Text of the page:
LLOYD MCNEILL-ASHA AND BEYOND
I’ve recently developed this thing for Lloyd McNeill, which started when a dealer friend of mine, Tosca Records, mentioned McNeill’s Washington Suite. What he failed to tell me was that the record was scarce, and good copies are not only hard to find, but quite pricey.
I’ve been listening to a lot of spiritual jazz lately but Washington Suite is one of the finest pieces of music I’ve heard. It was composed by McNeill for a ballet in Washington, D.C. and released on McNeill’s private label, Asha.
Original copies are truly scarce- not that this has deterred me from bidding on the odd copy that shows up- but until one lands here, I’ve been enjoying a copy reissued by the Soul Jazz label in London that will set you back very little. It is a needle drop—the master tape, I’m informed, is missing or lost. Soul Jazz’s affiliate, Universal Sound, had reissued the album in 2011 and that reissue is itself out of print. But, Soul Jazz tells me that the new reissue is essentially the same.
Second pressing of Asha with black and white jacket art
I did manage to score an early pressing of McNeill’s Asha from a dealer outside of Philly who bought McNeill’s remaining inventory some time ago. This record is stunning and the difference in vividness between the early pressings taken from the tape and later reissues is unmistakable.
My copy is actually a second issue, but it was done under McNeill’s auspices, from the tapes, and has different artwork (also by McNeill) than the first pressings.
Soul Jazz reissue of Asha duplicating artwork from first pressing
It also has an indication on the back of the jacket that it is a reissue.
At the same time I bought Asha, I picked up a couple of later McNeill records from the same dealer:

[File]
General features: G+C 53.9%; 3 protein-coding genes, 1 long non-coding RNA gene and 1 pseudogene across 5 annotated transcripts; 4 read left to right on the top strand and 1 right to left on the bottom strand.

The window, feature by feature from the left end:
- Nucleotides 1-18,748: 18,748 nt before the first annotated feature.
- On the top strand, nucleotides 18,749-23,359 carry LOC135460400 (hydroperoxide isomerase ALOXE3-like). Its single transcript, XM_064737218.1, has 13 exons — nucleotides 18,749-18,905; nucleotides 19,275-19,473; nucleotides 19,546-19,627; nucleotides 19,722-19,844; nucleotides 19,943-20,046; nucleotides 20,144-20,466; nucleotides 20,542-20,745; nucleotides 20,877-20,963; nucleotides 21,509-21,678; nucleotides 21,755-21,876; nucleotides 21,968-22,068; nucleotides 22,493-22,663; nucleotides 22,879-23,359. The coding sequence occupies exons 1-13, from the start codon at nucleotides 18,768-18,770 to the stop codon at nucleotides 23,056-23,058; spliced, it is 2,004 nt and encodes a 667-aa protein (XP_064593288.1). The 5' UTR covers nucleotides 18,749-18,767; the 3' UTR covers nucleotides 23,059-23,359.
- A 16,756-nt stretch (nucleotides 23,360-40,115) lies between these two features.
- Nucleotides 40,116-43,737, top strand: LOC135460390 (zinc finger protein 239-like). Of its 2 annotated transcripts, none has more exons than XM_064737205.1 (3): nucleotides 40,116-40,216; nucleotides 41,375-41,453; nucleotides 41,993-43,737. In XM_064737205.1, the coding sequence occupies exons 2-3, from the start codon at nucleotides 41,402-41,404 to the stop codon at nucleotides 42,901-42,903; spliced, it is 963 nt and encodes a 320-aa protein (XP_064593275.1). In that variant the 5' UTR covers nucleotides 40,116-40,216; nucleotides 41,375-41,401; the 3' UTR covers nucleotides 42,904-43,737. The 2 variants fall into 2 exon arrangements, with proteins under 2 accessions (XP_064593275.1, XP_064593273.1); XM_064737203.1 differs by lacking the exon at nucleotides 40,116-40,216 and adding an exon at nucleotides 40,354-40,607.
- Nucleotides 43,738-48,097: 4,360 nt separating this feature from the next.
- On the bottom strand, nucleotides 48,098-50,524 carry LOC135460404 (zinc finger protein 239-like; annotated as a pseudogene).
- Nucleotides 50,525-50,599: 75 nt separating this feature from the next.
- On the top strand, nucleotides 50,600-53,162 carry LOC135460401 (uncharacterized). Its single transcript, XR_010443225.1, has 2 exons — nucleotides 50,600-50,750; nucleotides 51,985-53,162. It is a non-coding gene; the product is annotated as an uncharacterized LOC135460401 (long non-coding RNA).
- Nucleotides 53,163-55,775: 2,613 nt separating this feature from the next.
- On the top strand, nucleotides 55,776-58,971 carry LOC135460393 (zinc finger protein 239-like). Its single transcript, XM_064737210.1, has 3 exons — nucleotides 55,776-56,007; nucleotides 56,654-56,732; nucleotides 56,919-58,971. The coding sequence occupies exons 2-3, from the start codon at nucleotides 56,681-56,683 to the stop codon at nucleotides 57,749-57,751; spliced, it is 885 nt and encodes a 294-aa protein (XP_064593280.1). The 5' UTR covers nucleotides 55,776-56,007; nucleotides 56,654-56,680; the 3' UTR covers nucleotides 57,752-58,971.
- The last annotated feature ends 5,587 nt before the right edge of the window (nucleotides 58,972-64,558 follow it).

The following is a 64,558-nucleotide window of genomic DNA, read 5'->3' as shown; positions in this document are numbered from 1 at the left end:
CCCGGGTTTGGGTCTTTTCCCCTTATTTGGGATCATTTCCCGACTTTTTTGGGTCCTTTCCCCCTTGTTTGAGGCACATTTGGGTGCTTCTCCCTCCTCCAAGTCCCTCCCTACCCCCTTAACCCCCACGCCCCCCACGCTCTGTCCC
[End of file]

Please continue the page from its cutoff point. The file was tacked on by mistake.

The one I’m still chasing, apart from Washington Suite is a collaboration with Marshall Hawkins called Tanner Suite, recorded live at the National Collection of Fine Arts in honor of African American artist Henry Ossawa Tanner during an exhibition at the Smithsonian of Tanner’s work.
That record has also been reissued by Soul Jazz and is also a needle drop.
Among the Soul Jazz reissues, I think Tanner Suite may be the winner- perhaps because it is the rarest, and given that it is a mono recording, less seems to be lost in translation on the reissue. I do know that you’ll spend a lot of money and a fair amount of time finding good copies of any of the early Lloyd McNeill records on the Asha label, so the Soul Jazz records make good placeholders, at a minimum. They are inexpensive and have good surfaces.
McNeill is an interesting man: he studied at the Ecole Des Beaux Arts in Paris, was friends with Picasso and is a painter and poet as well as a flutist. He went on to help establish the Jazz Studies Program at Rutgers University. Mr. McNeill’s discography extends beyond the albums mentioned here and includes other records where he is either the featured artist or a performer.
This is more of an introduction than a review—yet another body of work by a creative genius whose art I have only recently discovered. McNeill maintains a website largely devoted to his visual art, and refers visitors to the Soul Jazz site for his recordings.